I went to a little Red Sea resort a year after first spending a couple of days there. The waiter put down an empty lemonade glass and greeted me with a wide smile.

“Hello! You were here a year ago! You like hummus!”

As indeed I do so I proceeded to create new memories of my appetite.

I once left a bag in the corner shop. A month later, I went back and the guy handed it back to me as if we’d parted 5 minutes ago.

People here care about faces. They scrutinise every centimetre of unknown skin until it is so firmly implanted in their memory that the combined bulldozers of time and new- foreigness can’t possibly dislodge it.  

In Egypt I once spent a morning walking around extremely busy Islamic Cairo.

Later the same day, I happened to be back in (roughly) the same area.

A guy I had never seen in my life stopped me:

‘You’re back! Why?’

‘How do you know I’m back?’

‘I never forget a face.’  


Through the looking glass and what Alice found in Dubai


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Dubai&Doha 002Dubai&Doha 021
I landed in Dubai on a hot, steamy morning and made my way through the shiny lobby to a shiny car which took me to my shiny hotel. My little capsule of cool air proceeded to glide noilessly on the wide road, among other white capsules sailing the river of traffic between silver giants.
I pressed my nose against the glass and looked at the occupants of the other white capsules. Some contained energetic Indians, some bored-looking Russians and some impeccably white-clad locals glued to super phones.

I stayed in one of Dubai’s towering hotels. 
All have alluring balconies lining up against the milky sky. Magnificant balconies, thousands of them all through the silver city. All sealed off. After an hour of pressing my face to the glass in silent desperation, I asked Reception. ‘Government regulation, ma’am’ chirped the pleasant young woman from the Philippines. 

In the evening I rode the metro with the thousands of people who work hard in the city of glass and are barely able to keep their eyes open at the end of a hard, long day. Heads lolling against the glass.

I went to a mall with a huge tank inside. Where some people were diving and others were watching them on the other side.

Pressing their faces against the glass.

Come to Dubai, it’ll be class, oh my my, you can touch the glass!

7 things about living in the Middle East or Versatile Me


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Cairo moto coupleLadies and gentlemen,

Now for some breaking news! It appears that my ramblings have not gone unnoticed in Riga as its smartest, funniest expat (who lives at has nominated me for the Versatile Blogger Award!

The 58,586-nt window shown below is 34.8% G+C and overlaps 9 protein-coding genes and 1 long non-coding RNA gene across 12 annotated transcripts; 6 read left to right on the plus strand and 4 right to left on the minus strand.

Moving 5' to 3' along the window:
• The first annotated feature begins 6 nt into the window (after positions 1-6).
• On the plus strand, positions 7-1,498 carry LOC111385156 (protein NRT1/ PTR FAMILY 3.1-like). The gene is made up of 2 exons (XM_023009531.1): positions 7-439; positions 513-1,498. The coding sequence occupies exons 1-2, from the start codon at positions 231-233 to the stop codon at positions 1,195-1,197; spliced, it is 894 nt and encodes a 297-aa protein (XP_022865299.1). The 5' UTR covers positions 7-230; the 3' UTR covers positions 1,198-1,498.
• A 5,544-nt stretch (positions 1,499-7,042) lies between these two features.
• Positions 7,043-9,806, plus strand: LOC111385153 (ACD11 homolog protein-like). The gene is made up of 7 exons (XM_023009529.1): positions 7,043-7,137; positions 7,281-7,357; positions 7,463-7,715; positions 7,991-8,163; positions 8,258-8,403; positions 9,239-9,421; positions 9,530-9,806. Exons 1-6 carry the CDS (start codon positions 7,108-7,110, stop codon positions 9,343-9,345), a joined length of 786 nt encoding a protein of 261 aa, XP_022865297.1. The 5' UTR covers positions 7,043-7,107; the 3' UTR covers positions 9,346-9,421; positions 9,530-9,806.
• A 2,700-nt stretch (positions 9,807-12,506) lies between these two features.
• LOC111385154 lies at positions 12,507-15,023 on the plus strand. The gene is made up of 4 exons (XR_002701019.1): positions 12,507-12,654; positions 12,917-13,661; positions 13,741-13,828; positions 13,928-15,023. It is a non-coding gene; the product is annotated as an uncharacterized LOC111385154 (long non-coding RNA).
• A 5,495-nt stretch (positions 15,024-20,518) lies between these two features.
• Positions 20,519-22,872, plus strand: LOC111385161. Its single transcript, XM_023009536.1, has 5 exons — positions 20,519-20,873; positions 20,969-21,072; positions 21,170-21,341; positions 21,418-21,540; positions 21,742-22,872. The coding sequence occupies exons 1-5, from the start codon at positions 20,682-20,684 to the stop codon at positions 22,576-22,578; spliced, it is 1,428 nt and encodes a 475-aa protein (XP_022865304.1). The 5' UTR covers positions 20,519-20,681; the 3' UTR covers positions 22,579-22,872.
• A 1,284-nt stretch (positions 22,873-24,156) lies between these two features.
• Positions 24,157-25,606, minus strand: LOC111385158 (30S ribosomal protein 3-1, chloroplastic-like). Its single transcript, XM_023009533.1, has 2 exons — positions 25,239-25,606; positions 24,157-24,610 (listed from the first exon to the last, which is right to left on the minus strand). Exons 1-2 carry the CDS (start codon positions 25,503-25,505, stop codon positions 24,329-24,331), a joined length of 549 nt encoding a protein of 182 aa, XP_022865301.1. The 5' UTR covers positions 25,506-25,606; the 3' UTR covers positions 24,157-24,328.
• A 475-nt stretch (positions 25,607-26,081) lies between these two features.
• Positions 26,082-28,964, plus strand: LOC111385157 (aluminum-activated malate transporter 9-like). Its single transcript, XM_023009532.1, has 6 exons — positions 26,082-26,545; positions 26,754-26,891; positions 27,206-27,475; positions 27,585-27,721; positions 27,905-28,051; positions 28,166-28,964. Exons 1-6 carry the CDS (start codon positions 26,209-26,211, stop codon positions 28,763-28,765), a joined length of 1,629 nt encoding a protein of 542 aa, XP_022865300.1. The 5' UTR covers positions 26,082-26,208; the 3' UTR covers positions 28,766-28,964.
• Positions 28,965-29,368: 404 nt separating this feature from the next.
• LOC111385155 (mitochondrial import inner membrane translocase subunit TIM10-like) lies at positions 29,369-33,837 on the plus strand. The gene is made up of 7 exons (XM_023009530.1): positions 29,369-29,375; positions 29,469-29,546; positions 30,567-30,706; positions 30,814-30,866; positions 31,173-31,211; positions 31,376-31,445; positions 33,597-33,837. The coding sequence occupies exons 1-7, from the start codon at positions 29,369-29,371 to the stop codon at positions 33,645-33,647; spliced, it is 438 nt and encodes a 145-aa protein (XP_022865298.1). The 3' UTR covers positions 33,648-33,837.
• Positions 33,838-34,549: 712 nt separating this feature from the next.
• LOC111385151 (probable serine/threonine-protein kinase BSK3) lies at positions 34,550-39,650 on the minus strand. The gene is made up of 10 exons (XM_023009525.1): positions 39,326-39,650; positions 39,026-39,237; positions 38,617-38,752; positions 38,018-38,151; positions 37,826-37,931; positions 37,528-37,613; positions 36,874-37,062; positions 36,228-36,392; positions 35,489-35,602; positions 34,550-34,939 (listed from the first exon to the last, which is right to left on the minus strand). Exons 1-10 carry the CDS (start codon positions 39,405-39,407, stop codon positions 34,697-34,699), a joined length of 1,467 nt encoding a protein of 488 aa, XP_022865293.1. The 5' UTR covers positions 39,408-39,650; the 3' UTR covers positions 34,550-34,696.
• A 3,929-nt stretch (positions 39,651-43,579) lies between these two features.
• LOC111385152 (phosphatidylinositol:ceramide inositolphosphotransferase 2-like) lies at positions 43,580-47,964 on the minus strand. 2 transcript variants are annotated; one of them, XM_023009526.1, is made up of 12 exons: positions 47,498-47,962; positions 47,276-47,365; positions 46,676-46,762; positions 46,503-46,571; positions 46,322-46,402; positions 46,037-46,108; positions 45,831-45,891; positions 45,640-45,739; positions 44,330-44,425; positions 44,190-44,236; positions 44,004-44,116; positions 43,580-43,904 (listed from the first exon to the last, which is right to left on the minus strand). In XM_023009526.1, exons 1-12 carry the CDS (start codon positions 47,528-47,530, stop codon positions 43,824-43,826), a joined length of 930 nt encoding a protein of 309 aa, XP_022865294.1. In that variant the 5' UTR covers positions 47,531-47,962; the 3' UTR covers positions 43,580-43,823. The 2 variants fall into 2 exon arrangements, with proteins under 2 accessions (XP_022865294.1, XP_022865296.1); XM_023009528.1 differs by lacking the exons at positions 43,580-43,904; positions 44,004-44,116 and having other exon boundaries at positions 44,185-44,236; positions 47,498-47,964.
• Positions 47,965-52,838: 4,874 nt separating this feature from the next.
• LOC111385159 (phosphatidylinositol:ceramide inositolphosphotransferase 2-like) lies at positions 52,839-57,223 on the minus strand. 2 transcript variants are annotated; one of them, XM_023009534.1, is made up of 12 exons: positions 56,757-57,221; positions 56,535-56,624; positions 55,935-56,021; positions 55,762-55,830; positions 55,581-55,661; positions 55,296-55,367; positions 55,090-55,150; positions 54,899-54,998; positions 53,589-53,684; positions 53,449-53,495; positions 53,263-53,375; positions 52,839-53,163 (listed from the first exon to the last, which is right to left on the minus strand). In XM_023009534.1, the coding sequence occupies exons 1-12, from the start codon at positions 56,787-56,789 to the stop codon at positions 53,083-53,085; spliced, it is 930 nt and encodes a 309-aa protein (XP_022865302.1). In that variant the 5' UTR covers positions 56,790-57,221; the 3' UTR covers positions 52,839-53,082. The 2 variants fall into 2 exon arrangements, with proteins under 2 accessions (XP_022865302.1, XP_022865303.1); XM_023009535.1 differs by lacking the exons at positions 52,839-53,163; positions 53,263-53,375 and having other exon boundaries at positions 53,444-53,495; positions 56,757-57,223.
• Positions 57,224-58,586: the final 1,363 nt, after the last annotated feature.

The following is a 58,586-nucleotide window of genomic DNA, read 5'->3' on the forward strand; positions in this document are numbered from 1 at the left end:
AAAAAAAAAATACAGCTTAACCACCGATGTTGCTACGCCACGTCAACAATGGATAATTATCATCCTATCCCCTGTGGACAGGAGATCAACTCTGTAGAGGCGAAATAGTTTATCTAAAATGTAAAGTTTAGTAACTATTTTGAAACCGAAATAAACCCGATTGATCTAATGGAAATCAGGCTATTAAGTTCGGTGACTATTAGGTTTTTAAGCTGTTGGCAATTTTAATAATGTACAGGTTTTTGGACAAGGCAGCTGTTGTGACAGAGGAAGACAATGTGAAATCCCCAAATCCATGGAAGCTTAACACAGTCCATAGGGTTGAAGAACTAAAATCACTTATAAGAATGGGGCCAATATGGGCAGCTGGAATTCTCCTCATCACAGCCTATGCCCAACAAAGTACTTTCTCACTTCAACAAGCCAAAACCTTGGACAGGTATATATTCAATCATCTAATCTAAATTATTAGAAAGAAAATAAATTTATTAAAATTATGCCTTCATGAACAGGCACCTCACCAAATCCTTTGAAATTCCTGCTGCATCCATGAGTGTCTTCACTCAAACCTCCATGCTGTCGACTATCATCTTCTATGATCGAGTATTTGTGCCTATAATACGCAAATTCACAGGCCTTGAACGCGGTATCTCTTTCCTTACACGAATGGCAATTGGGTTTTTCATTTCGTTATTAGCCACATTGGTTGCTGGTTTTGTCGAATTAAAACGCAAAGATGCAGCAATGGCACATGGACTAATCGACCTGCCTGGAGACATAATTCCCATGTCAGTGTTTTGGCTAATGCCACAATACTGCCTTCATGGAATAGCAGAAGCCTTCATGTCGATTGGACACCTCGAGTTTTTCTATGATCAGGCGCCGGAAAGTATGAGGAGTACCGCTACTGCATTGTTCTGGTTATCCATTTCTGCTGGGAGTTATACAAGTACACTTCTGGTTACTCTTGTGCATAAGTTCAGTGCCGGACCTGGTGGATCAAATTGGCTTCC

So I am to:

  • Thank the person who gave you the award& Include a link to their blog

Thanks again,!

  • Next, select 15 blogs/bloggers that you’ve recently discovered or follow regularly& Nominate those 15 bloggers for the Versatile Blogger Award

I tried!

But versatile as I am, the process of cutting and pasting links& then letting people know they have been nominated had me labouring fruitlessly for about half an hour and then was duly abandoned.

So instead, could I nominate everybody who reads this post for the Versatile Blogger Award? I know it’s not quite how it’s done but I would love it if you could please take me up on this and spare me the misery of endless drafts going to the bin due to excessive pasting.

Living in the Middle East has taught me that rules are optional so instead of telling you 7 things about myself I thought I’d tell you 7 things about living here.

1. There is no such thing as bad coffee (unless you are having it in a hotel for breakfast which is a universal curse so it doesn’t really count)

2. Most men go to the barber weekly

3. The most usual icebreaker is ‘hello, are you married do you have kids how old are you?’  

4. If you think a shop is too small to have what you’re looking for you’re probably right. What you don’t know is that the owner knows somebody who knows somebody who will have it ready for you somewhere.

5. Traffic rules are entirely optional.

6. Nobody uses street addresses. Ever. A typical taxi journey involves the driver staring at you wordlessly as you mumble a street name, then stopping next to a man who’s crouching on the pavement eating pumpkin seeds. The driver asks for directions, the seed eater stares wordlessly. Then he shouts at somebody who’s making a falafel nearby. Who calls his cousin.   

7. ‘With my family” is the default answer to most questions the inquisitive traveller might ask about weekends, holidays or any other form of free time